(AUD$59.95) is the purchase price only. You can either install the shift light
yourself (as we did) or any performance workshop should be able to install it
for you. Silverwater Automotive (+61 2 9748 1300) is your nearest ChipTorque
distributor – they’d be able to order one in and fit it in a snap!
More on Magnas
In reference to Daniel Hyde's Magna Sports question from a previous Response
I'd like to recommend Daniel has a wander over to the Australian Magna Club's
forums (http://www.magnaclub.org/). This
site is home to many modified (and stock) cars and is an active, enthusiastic
Which brings me to my real reason for writing in...
I've recently spent a bit of money on my TJ Magna, getting 165kW ATW so far
with bigger cams on the way. I was wanting to pick your brains on the subject of
airflow meter bypasses. One of my mods has been to fit two throttle bodies - one
at each end of the intake manifold plenum. But because I'm only using a
piggy-back ECU (and still need to keep the MAS in service) I've got a Y-pipe
after the MAS to distribute air to both throttles. I haven't tested this, but I
presume there isn't equal flow to each throttle and it seems to me an 'easy' way
to achieve this is to bypass the MAS completely for the second throttle - and
re-map to compensate.
My question - this mod seems pretty hard-core compared to the MAS bypass that
you performed on your test Nissan Maxima (Airflow Meter Bypass, Part 1).
Do you think it would work or is it too extreme? My mechanic is keen to give it
a whirl for fun, but I'd like to know your take on it.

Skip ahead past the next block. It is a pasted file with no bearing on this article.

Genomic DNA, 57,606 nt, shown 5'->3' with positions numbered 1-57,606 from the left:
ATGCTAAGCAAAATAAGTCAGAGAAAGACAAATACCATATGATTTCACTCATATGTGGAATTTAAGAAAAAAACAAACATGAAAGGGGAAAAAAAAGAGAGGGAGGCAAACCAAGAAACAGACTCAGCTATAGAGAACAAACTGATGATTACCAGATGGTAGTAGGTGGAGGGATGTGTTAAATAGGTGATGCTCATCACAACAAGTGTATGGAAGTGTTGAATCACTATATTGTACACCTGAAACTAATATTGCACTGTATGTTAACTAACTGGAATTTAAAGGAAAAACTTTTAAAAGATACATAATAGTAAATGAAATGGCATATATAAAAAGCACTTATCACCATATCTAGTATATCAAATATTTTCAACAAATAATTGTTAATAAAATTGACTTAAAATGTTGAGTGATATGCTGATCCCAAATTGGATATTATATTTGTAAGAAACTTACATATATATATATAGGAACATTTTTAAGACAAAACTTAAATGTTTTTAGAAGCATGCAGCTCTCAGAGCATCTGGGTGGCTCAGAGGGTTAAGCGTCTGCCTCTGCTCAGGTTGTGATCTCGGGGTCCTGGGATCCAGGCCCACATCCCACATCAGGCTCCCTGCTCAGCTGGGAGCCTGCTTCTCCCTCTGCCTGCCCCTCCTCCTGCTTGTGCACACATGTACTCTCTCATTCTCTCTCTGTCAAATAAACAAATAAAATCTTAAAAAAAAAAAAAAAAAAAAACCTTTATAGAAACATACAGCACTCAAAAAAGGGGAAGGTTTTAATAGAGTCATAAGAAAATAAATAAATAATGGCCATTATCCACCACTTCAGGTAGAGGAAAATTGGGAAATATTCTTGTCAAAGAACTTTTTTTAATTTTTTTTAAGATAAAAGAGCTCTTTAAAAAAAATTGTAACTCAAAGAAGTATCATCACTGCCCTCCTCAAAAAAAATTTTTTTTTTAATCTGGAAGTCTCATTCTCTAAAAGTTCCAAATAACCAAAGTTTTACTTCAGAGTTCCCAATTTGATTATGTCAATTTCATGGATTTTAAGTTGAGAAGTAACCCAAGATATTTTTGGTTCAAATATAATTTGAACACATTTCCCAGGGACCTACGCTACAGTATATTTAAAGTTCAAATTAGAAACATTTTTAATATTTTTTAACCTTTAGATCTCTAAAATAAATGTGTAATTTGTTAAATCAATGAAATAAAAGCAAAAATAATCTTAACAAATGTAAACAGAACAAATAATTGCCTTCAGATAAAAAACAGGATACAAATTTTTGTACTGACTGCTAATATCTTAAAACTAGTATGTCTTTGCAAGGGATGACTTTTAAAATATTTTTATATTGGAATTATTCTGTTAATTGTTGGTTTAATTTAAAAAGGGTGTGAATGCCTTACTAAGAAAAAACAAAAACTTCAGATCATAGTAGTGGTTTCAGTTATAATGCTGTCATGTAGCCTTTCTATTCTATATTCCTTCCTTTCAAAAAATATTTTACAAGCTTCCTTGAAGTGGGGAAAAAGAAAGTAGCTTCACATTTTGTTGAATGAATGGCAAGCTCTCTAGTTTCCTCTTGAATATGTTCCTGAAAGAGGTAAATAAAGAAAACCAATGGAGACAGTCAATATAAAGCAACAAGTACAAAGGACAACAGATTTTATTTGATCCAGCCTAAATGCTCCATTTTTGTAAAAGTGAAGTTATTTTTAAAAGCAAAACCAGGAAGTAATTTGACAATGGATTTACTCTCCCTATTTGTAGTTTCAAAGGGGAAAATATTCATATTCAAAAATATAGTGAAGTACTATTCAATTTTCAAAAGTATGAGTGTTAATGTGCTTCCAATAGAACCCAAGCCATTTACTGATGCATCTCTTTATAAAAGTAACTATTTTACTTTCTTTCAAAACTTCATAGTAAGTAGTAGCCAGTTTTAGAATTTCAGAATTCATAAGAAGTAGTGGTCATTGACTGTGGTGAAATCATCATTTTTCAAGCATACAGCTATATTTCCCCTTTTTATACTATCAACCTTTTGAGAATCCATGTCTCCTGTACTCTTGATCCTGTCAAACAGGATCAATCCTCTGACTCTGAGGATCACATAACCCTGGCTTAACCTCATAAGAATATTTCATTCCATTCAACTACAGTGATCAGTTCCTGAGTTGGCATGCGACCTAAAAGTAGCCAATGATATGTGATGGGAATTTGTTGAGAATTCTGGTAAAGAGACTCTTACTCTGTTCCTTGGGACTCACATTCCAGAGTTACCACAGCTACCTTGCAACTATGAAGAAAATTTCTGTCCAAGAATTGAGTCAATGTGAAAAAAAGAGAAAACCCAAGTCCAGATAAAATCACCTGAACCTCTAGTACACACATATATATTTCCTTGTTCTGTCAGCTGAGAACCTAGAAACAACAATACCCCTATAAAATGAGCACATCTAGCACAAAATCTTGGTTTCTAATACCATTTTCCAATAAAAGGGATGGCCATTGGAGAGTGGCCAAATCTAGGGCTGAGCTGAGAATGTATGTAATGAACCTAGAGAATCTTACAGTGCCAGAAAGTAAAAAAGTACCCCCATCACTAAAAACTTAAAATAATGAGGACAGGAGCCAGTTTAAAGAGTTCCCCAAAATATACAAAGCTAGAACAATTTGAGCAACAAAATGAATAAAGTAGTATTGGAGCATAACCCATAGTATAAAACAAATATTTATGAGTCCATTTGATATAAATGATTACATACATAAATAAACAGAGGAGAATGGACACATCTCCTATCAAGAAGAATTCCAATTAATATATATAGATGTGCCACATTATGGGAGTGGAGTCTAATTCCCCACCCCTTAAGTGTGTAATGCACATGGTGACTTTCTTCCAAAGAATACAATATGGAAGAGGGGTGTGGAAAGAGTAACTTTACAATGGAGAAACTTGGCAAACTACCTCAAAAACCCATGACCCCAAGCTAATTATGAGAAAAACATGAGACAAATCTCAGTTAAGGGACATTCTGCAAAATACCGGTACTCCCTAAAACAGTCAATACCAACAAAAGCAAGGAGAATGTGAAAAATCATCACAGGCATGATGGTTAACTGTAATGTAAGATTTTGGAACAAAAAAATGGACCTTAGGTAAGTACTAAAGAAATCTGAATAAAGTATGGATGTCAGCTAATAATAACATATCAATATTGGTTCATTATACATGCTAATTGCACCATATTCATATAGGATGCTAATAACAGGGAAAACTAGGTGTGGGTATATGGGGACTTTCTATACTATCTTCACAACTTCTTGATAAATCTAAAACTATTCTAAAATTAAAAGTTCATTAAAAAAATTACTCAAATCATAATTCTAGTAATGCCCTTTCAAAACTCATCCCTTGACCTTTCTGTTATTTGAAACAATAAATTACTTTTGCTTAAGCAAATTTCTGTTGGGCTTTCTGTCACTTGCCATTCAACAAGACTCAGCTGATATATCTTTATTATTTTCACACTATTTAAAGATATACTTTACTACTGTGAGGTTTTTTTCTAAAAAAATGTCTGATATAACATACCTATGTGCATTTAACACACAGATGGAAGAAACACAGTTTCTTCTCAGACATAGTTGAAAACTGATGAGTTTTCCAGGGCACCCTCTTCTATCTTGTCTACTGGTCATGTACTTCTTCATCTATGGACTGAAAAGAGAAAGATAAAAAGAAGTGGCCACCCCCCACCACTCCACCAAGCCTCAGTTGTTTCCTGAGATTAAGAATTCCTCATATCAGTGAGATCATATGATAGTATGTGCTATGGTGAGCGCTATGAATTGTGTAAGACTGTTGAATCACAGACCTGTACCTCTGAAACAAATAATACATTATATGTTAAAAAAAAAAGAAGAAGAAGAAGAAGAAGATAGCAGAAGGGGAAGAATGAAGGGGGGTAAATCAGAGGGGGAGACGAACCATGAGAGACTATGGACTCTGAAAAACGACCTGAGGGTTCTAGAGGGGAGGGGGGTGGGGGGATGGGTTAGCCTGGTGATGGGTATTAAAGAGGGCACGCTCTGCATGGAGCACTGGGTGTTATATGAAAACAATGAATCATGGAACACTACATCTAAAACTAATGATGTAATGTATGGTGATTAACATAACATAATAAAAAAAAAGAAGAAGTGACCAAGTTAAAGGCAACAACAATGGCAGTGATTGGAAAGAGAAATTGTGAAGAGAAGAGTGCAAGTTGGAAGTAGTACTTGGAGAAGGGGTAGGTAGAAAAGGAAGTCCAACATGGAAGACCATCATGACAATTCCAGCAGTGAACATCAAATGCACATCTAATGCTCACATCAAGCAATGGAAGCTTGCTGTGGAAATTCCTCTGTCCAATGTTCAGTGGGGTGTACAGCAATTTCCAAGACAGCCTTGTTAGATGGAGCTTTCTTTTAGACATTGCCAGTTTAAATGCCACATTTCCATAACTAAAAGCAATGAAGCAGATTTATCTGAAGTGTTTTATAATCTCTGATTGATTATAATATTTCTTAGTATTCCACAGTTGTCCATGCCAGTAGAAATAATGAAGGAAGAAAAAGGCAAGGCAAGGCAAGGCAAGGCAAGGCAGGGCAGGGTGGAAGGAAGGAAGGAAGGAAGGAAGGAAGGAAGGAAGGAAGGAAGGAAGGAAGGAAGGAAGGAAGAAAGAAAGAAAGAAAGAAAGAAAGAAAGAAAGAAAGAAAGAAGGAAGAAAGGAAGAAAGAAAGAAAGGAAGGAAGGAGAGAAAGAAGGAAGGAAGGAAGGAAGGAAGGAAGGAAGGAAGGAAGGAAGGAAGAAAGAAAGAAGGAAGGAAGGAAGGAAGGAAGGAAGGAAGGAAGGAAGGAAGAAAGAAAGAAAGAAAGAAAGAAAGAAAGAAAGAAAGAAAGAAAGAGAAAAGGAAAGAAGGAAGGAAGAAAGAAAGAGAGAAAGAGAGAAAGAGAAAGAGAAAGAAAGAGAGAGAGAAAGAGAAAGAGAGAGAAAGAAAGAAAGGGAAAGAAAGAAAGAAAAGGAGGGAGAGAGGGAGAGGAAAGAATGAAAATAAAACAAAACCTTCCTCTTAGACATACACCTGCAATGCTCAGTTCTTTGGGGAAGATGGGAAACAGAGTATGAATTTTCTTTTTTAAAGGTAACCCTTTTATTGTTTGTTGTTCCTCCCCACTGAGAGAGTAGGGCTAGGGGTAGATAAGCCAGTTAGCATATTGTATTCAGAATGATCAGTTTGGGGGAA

We can’t imagine any major problems
with the idea – it would certainly look pretty trick under the bonnet of a
Magna! The only hurdle is mapping the output of the Magna’s frequency output
airflow meter - the Silicon Chip DFA isn’t compatible with frequency output
AFMs. However, if your existing piggyback ECU can modify a frequency signal and
has a large range of adjustment here’s nothing holding you back. Make sure that
tuning is done with a close eye on mixtures and you monitor detonation. We
suggest relatively tame overall mixtures because, without measuring individual
cylinder mixtures, you can’t be sure if the twin-throttle setup is causing
certain cylinders to run lean. Monitoring individual EGTs and inspection of
spark plugs will help identify any distribution abnormalities. BTW, the airflow
meter bypass we ran on the Maxima was the same size as the standard intake
arrangement. This means there are no problems running a ‘50 percent’ bypass
(which is what you’d be doing). Let us know how you go!
Ford Hidden Data?
Re VT/VX Hidden Data VT/VX Hidden Data...
In this article you explained how to access data such as fuel consumption,
digital tach/speed, etc. Do you have such an article for Ford Falcons? I can do
this on my EF Falcon but I don’t know much of the data apart from digital
tacho/speedo, temperature and fuel consumption.
To access this on the Falcon, hold the trip button on and turn the ignition
on. Release the button, then press it three times and hold it on the third.
Release when the seatbelt warning light goes out. If correct, the odometer/trip
meter disappears and is replaced by a flashing "Ford". Press the button again to
cycle through the data. Can anyone tell me what these screens mean?
Very interesting – we haven’t heard of
this function in Fords. Do any readers know what the different screens